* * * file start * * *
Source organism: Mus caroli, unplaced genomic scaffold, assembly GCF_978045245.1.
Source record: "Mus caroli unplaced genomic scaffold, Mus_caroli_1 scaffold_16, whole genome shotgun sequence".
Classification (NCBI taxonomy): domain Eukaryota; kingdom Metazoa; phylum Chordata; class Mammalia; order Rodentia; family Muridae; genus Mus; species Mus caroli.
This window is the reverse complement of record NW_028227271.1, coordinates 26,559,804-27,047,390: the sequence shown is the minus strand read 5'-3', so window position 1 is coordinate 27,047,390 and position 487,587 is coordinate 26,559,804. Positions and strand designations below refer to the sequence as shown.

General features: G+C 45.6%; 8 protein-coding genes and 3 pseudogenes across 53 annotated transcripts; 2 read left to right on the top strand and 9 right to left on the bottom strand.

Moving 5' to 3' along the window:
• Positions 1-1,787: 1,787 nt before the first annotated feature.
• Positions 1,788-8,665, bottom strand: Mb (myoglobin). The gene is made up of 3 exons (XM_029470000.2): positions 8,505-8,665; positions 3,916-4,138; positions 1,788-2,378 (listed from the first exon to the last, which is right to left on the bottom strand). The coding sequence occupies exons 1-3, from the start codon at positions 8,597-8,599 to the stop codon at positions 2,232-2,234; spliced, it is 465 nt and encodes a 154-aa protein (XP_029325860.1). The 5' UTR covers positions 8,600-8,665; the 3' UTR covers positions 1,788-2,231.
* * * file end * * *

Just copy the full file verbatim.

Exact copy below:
Source organism: Mus caroli, unplaced genomic scaffold, assembly GCF_978045245.1.
Source record: "Mus caroli unplaced genomic scaffold, Mus_caroli_1 scaffold_16, whole genome shotgun sequence".
Classification (NCBI taxonomy): domain Eukaryota; kingdom Metazoa; phylum Chordata; class Mammalia; order Rodentia; family Muridae; genus Mus; species Mus caroli.
This window is the reverse complement of record NW_028227271.1, coordinates 26,559,804-27,047,390: the sequence shown is the minus strand read 5'-3', so window position 1 is coordinate 27,047,390 and position 487,587 is coordinate 26,559,804. Positions and strand designations below refer to the sequence as shown.

General features: G+C 45.6%; 8 protein-coding genes and 3 pseudogenes across 53 annotated transcripts; 2 read left to right on the top strand and 9 right to left on the bottom strand.

Moving 5' to 3' along the window:
• Positions 1-1,787: 1,787 nt before the first annotated feature.
• Positions 1,788-8,665, bottom strand: Mb (myoglobin). The gene is made up of 3 exons (XM_029470000.2): positions 8,505-8,665; positions 3,916-4,138; positions 1,788-2,378 (listed from the first exon to the last, which is right to left on the bottom strand). The coding sequence occupies exons 1-3, from the start codon at positions 8,597-8,599 to the stop codon at positions 2,232-2,234; spliced, it is 465 nt and encodes a 154-aa protein (XP_029325860.1). The 5' UTR covers positions 8,600-8,665; the 3' UTR covers positions 1,788-2,231.